A long-abandoned roadside park — constructed by impoverished youth during the Great Depression and designed by one of Minnesota’s most famous landscape architects — is set to be resurrected this summer.

“I think people are really going to be surprised how beautifully it sticks out,” said Andrea Weber of the Minnesota Department of Transportation. “... I really hope that people rediscover it and appreciate having that place to see the river valley and hang out a little bit.”

The New Ulm Spring Wayside on U.S. Highway 14 between Courtland and New Ulm was closed in 1971. After 50 years of neglect, the 4.6-acre site is so overgrown it’s become almost invisible. That will start to change this week as tree removal begins, the first stage of a $950,000 restoration project that will include repairing the park’s signature quartzite wall and two stairways leading to hillside picnic spots.

“There’s not a lot to see right now with all the buckthorn,” said Weber, who manages MnDOT’s Historic Roadside Property Program. “There’s not a lot of evidence of a place to take a picnic anymore.”

A jewel in the rough

The wayside was constructed in 1938 and 1939, partly because thirsty tourists and other travelers were already pulling to the side of Highway 14 in that location to grab a drink from the natural spring that flowed from the towering quartzite outcropping known locally as “Old Redstone.”

“This spring is used to so great an extent by the traveler that parking at this point creates a traffic hazard,” according to an annual report in 1938 by the Minnesota Department of Highways. “A development is now under construction at this location which will give accessibility to the spring by construction of a turnout road where cars may park off the main highway. ... Picnicking facilities are being installed.”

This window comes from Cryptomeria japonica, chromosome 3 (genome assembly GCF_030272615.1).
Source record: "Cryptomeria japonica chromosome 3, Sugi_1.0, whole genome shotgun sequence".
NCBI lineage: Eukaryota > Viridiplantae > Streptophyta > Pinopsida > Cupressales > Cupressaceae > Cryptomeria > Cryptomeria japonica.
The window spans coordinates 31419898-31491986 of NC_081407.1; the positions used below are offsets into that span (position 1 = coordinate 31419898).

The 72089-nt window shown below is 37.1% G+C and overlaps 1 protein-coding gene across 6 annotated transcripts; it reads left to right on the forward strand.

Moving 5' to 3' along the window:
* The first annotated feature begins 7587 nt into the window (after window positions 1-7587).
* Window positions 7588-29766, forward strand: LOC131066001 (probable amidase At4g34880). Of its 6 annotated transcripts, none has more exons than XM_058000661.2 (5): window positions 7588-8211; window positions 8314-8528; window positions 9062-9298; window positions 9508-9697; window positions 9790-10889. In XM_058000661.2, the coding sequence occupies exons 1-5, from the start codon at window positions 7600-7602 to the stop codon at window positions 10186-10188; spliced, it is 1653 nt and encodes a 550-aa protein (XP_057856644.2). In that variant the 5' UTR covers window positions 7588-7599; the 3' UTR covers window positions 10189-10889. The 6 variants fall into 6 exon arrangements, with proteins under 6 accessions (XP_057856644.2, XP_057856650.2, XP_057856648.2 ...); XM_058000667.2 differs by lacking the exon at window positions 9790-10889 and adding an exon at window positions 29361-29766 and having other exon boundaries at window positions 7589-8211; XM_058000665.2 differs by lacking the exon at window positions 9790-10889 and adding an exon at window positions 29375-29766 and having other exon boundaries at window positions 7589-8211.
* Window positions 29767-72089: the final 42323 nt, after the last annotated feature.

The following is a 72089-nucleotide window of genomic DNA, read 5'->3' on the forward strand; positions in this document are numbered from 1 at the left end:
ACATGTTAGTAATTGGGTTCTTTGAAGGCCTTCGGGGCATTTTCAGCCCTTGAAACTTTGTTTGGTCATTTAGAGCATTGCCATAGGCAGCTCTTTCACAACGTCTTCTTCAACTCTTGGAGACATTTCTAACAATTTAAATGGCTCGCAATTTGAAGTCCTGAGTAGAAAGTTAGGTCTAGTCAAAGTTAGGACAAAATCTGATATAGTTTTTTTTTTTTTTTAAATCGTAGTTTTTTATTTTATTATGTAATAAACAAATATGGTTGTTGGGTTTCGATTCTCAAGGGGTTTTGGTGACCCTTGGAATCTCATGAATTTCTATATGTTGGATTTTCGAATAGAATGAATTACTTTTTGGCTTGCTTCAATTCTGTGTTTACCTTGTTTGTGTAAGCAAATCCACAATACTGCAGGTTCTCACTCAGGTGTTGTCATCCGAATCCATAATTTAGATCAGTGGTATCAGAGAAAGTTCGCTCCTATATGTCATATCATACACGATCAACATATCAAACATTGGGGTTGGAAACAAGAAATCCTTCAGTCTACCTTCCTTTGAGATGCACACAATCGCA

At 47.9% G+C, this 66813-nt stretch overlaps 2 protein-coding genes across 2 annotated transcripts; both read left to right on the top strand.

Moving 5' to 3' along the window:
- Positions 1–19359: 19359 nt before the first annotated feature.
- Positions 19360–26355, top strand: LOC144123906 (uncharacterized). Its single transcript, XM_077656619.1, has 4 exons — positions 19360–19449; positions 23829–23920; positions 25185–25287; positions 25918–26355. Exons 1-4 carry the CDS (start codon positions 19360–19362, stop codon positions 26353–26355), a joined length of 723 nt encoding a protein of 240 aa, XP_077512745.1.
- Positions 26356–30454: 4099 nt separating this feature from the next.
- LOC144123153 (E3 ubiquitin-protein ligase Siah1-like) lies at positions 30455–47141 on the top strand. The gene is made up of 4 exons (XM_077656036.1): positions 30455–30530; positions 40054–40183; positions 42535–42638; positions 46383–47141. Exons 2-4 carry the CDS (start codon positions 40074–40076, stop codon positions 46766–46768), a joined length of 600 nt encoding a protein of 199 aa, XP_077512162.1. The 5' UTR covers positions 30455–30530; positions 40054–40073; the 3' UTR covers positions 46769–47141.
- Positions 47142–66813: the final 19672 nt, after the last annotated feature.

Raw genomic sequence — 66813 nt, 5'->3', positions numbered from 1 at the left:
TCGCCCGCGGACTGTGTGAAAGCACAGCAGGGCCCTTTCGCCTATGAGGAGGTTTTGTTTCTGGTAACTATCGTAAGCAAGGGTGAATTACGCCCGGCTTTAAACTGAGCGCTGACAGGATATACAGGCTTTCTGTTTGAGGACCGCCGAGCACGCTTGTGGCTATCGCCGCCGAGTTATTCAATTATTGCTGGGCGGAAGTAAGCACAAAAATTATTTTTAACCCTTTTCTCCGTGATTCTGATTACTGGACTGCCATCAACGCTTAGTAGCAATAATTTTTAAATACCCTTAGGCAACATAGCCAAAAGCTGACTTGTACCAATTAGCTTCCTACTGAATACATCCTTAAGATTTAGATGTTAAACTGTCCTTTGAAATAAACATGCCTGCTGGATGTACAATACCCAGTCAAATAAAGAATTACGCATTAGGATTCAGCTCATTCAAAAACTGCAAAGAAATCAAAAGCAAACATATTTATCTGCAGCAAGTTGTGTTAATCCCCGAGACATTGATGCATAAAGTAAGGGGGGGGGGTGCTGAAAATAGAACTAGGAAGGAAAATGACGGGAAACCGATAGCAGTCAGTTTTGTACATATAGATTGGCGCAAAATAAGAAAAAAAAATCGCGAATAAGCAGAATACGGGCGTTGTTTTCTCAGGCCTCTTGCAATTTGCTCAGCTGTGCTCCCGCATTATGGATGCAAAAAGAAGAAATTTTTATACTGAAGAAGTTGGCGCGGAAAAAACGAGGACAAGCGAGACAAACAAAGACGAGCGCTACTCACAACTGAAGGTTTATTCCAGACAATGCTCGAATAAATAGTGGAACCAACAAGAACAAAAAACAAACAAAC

The landscape architect who made the plans for the wayside was Arthur Nichols, who was the creative force behind some of Minnesota’s best-known outdoor spaces. The work was done by local youth age 16 to 25 as part of a work-training program under President Franklin Roosevelt’s New Deal.

When Weber, a landscape architect, visited the site in 2019 she was struck by how much of the original work remained beneath the foliage — and how beautiful the spot must have been.

“It’s just a really delightful place to be,” she said. “If you are able to ignore the traffic, I think people would really find it special.”

The signature element of the wayside was the curving wall of red quartzite, mined from just across Highway 14, with a flowing pipe tapping into the spring behind the wall.

“It’s a really rare stone and it’s the only structure that I’m aware of in the roadside properties that uses it,” Weber said.

Remnants of two stairways leading from the wall to the picnic area were also rediscovered, along with a couple of stone boxes that would have originally held grills for picnickers looking to cook over a fire. The hillside, which features a pair of small creeks, would have provided open views of the Minnesota River valley when the wayside opened in 1939.

“I love seeing jewels in the rough,” Weber said. “... I can imagine and envision what they can look like again and see their potential. That’s what I really love about my job — seeing the potential.”

Attacking ‘idleness and continued frustration’

Roosevelt expressed somewhat similar sentiments about tapping into the energy and potential talents of unemployed young people in America during the depths of the Great Depression.

FDR created the National Youth Administration by executive order in the summer of 1935, explaining its purpose in a note to Congress. Some of the work to be done by the National Youth Administration was similar to the better-known Civilian Conservation Corps, which did thousands of projects in state and national parks and forests.

The new program, though, would be open to girls and boys alike and would employ local youth rather than requiring them to move to camps at job sites hundreds of miles from their homes.